In the market

“It takes a couple of hours to get from Dakar to my village. First, you take a sept places (a share taxi) to Thies, then a ndiaga ndiaye (minibus). When you arrive at the station, ask for my father. And do not forget to drop by the market, my mother has a grocery store right next to where the women sell fish, they are my sisters, you know, women with whom I have grown, although we are not from the same family as you say here in Spain.”

LUNA VIVES / PATRICIA GARCÍA

Maimouna came to Spain a few years ago as seosonal worker to pick strawberries in Huelva. Like most women (90%) who came as seosonal workers between 2006 and 2008, she decided to stay when her contract finished. She became an immigrant “without papers” (without a stay permit) and today, more than two years later, she is surviving on aid from her countrymen.

In Senegal, Maimouna worked in the informal sector. Her village is located in one of the areas most affected by the droughts of the 70s and 80s, that rocked one of the key sectors of Senegalese economy: peanuts. Successive crises resulting from structural adjustment programs imposed by the IMF and the World Bank, along with a growing weakness in the agricultural sector, plunged the village of Maimouna and the entire country in a situation of poverty previously unknown.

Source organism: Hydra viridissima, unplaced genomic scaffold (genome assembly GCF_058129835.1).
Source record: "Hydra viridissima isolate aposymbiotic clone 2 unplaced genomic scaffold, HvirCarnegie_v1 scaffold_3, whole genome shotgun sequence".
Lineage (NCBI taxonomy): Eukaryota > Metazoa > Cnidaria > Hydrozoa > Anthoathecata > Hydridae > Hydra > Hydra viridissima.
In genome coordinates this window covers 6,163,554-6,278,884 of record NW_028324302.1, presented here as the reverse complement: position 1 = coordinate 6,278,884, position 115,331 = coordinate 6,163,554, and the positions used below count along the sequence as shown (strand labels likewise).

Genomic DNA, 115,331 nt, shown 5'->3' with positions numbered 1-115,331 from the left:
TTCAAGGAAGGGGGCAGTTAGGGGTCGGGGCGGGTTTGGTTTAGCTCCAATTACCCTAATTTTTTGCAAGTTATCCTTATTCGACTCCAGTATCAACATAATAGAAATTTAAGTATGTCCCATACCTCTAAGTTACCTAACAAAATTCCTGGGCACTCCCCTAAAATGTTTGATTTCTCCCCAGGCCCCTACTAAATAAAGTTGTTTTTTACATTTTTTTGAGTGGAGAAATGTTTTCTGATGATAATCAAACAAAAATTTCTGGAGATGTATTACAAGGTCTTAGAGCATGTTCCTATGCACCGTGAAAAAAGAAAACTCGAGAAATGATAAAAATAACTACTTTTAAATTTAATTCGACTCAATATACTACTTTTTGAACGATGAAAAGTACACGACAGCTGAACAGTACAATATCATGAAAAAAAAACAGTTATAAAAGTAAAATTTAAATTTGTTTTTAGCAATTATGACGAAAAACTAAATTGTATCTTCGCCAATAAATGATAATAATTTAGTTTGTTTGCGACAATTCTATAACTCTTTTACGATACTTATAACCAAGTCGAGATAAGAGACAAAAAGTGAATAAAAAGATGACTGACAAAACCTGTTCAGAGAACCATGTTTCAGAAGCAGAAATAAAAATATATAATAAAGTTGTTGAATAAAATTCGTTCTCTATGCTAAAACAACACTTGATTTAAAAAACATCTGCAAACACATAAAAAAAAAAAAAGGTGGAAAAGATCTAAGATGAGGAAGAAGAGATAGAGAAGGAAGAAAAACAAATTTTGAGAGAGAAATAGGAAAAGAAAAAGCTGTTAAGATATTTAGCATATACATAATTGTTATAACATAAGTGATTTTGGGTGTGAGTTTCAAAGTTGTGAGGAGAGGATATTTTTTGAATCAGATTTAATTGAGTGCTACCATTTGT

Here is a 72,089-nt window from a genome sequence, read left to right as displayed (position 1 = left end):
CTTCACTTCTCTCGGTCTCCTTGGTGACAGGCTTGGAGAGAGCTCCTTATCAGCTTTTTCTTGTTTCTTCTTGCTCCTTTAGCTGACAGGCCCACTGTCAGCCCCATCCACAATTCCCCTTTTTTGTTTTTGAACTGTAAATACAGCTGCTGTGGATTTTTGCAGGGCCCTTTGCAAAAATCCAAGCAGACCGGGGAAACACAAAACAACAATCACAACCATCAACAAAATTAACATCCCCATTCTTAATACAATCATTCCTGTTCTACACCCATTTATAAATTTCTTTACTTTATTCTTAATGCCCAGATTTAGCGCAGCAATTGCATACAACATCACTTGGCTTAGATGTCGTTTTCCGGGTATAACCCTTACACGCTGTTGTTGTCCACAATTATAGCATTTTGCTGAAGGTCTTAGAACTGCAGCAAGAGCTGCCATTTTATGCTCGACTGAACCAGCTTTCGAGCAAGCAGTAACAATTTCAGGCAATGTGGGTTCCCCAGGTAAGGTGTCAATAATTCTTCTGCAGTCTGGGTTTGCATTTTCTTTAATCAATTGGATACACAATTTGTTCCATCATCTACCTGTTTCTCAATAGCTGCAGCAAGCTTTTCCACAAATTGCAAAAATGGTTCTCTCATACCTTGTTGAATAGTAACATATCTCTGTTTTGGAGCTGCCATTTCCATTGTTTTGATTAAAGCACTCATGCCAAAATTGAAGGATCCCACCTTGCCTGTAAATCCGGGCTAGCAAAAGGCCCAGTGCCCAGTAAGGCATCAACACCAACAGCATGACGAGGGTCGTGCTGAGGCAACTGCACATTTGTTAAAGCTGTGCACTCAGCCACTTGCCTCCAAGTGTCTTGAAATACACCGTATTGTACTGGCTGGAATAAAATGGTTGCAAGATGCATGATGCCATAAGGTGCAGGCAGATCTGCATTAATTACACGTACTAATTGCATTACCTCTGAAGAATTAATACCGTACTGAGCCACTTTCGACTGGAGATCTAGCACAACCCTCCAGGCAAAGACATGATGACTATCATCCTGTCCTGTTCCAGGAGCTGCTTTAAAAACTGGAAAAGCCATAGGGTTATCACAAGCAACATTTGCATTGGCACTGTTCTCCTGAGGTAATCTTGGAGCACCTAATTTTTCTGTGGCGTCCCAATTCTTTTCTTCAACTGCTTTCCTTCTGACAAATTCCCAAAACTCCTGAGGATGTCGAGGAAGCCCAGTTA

Foto de Luna Vives.

Many villagers left to the big city, Dakar, causing an uncontrolled growth of the neighborhoods of the periphery: Guediawaye, Yembeul, Pikine, Thiaroye, Rufisque … In a country where 40% of the working population is unemployed and 60% of those who work are employed in the informal sector, these neighborhoods have the highest rates of unemployment and unregistered work. Those suffering the most from this situation are youth, women and those with a secondary education.

Unemployment rate in the countryside is lower than in cities, but that does not make life easier. Before emigrating, Maimouna worked with her mother and sisters in the village market selling foodstuffs. This is one of the few working sectors accessible to women, offering low but sufficient pay to supplement other incomes the family may have.

Like Maimouna, many women in Senegal buy agricultural products and resell them in markets, on the streets of towns and cities or on busy roads in the country. In other cases, women open small businesses for goods imported from nearby countries such as Gambia, Guinea Bissau, Mali and

Mauritania: mobile phones, textiles, fruits or soap, among other things, that can give a small profit .

These businesses often remain within the family. Since fishing is one of the major industries of the country, it is common for men to fish and women to process and sale the fish.

This is the case of the women in this picture portrayed in the market for Sedhiou (Casamance), a photograph that is part of the exhibition “Women and Borders.”

Javier Acebal

About the author: Javier Acebal

I'm a photographer based in Dakar (West Africa). I love to document cultures and people! (but also working for tourism industry).

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